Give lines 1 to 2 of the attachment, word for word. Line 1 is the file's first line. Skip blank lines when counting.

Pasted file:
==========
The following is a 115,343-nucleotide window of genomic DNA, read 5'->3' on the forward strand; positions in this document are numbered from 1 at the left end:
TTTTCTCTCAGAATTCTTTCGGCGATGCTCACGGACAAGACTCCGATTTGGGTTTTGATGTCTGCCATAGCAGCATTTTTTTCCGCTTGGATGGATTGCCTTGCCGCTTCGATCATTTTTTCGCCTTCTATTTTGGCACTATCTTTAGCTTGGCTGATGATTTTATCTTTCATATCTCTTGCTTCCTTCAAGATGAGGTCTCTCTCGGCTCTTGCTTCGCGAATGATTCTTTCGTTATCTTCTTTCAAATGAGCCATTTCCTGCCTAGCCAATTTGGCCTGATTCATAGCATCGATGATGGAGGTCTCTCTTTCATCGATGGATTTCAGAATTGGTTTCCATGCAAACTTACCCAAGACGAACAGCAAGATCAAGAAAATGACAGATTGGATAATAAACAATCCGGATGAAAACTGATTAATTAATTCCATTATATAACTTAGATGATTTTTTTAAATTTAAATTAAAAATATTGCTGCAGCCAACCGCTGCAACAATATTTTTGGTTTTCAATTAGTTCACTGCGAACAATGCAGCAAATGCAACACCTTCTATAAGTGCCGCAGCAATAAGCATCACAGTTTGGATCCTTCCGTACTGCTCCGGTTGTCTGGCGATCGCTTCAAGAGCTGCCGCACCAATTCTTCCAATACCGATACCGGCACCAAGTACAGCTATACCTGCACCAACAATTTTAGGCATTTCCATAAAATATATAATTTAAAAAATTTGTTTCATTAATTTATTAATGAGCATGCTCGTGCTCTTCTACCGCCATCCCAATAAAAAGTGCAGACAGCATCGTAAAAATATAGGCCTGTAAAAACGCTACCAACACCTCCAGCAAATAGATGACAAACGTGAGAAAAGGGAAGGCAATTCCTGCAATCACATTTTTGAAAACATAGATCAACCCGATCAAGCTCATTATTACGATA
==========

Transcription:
The following is a 115,343-nucleotide window of genomic DNA, read 5'->3' on the forward strand; positions in this document are numbered from 1 at the left end:
TTTTCTCTCAGAATTCTTTCGGCGATGCTCACGGACAAGACTCCGATTTGGGTTTTGATGTCTGCCATAGCAGCATTTTTTTCCGCTTGGATGGATTGCCTTGCCGCTTCGATCATTTTTTCGCCTTCTATTTTGGCACTATCTTTAGCTTGGCTGATGATTTTATCTTTCATATCTCTTGCTTCCTTCAAGATGAGGTCTCTCTCGGCTCTTGCTTCGCGAATGATTCTTTCGTTATCTTCTTTCAAATGAGCCATTTCCTGCCTAGCCAATTTGGCCTGATTCATAGCATCGATGATGGAGGTCTCTCTTTCATCGATGGATTTCAGAATTGGTTTCCATGCAAACTTACCCAAGACGAACAGCAAGATCAAGAAAATGACAGATTGGATAATAAACAATCCGGATGAAAACTGATTAATTAATTCCATTATATAACTTAGATGATTTTTTTAAATTTAAATTAAAAATATTGCTGCAGCCAACCGCTGCAACAATATTTTTGGTTTTCAATTAGTTCACTGCGAACAATGCAGCAAATGCAACACCTTCTATAAGTGCCGCAGCAATAAGCATCACAGTTTGGATCCTTCCGTACTGCTCCGGTTGTCTGGCGATCGCTTCAAGAGCTGCCGCACCAATTCTTCCAATACCGATACCGGCACCAAGTACAGCTATACCTGCACCAACAATTTTAGGCATTTCCATAAAATATATAATTTAAAAAATTTGTTTCATTAATTTATTAATGAGCATGCTCGTGCTCTTCTACCGCCATCCCAATAAAAAGTGCAGACAGCATCGTAAAAATATAGGCCTGTAAAAACGCTACCAACACCTCCAGCAAATAGATGACAAACGTGAGAAAAGGGAAGGCAATTCCTGCAATCACATTTTTGAAAACATAGATCAACCCGATCAAGCTCATTATTACGATA